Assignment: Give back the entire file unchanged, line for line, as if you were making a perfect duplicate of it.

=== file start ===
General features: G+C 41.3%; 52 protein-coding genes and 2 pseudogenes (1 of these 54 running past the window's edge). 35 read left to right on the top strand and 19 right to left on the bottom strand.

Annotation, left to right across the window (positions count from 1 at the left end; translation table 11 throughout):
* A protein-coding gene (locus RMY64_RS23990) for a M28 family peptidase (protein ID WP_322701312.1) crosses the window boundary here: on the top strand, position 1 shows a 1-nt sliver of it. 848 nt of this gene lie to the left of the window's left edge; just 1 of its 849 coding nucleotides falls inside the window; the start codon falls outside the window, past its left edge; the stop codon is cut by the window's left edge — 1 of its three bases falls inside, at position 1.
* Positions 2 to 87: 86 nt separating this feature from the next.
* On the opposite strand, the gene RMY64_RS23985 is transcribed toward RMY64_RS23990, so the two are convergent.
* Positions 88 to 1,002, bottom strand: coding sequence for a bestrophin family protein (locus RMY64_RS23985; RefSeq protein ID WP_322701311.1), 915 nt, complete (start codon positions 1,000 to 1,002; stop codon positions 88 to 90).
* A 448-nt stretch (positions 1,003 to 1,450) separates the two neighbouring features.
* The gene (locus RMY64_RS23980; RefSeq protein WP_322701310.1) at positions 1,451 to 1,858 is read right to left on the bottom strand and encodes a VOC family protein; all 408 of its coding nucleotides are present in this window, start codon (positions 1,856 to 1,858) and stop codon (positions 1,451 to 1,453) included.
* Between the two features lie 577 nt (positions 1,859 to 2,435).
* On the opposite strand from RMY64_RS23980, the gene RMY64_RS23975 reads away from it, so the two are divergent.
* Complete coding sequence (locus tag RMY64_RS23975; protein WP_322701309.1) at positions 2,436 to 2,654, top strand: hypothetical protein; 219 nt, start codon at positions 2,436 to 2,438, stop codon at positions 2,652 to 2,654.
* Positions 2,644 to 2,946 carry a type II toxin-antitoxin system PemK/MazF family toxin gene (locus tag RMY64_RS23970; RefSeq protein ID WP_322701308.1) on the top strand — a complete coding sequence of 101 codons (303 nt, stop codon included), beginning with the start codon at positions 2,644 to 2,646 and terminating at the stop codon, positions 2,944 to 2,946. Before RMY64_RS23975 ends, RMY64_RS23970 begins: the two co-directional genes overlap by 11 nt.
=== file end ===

General features: G+C 41.3%; 52 protein-coding genes and 2 pseudogenes (1 of these 54 running past the window's edge). 35 read left to right on the top strand and 19 right to left on the bottom strand.

Annotation, left to right across the window (positions count from 1 at the left end; translation table 11 throughout):
* A protein-coding gene (locus RMY64_RS23990) for a M28 family peptidase (protein ID WP_322701312.1) crosses the window boundary here: on the top strand, position 1 shows a 1-nt sliver of it. 848 nt of this gene lie to the left of the window's left edge; just 1 of its 849 coding nucleotides falls inside the window; the start codon falls outside the window, past its left edge; the stop codon is cut by the window's left edge — 1 of its three bases falls inside, at position 1.
* Positions 2 to 87: 86 nt separating this feature from the next.
* On the opposite strand, the gene RMY64_RS23985 is transcribed toward RMY64_RS23990, so the two are convergent.
* Positions 88 to 1,002, bottom strand: coding sequence for a bestrophin family protein (locus RMY64_RS23985; RefSeq protein ID WP_322701311.1), 915 nt, complete (start codon positions 1,000 to 1,002; stop codon positions 88 to 90).
* A 448-nt stretch (positions 1,003 to 1,450) separates the two neighbouring features.
* The gene (locus RMY64_RS23980; RefSeq protein WP_322701310.1) at positions 1,451 to 1,858 is read right to left on the bottom strand and encodes a VOC family protein; all 408 of its coding nucleotides are present in this window, start codon (positions 1,856 to 1,858) and stop codon (positions 1,451 to 1,453) included.
* Between the two features lie 577 nt (positions 1,859 to 2,435).
* On the opposite strand from RMY64_RS23980, the gene RMY64_RS23975 reads away from it, so the two are divergent.
* Complete coding sequence (locus tag RMY64_RS23975; protein WP_322701309.1) at positions 2,436 to 2,654, top strand: hypothetical protein; 219 nt, start codon at positions 2,436 to 2,438, stop codon at positions 2,652 to 2,654.
* Positions 2,644 to 2,946 carry a type II toxin-antitoxin system PemK/MazF family toxin gene (locus tag RMY64_RS23970; RefSeq protein ID WP_322701308.1) on the top strand — a complete coding sequence of 101 codons (303 nt, stop codon included), beginning with the start codon at positions 2,644 to 2,646 and terminating at the stop codon, positions 2,944 to 2,946. Before RMY64_RS23975 ends, RMY64_RS23970 begins: the two co-directional genes overlap by 11 nt.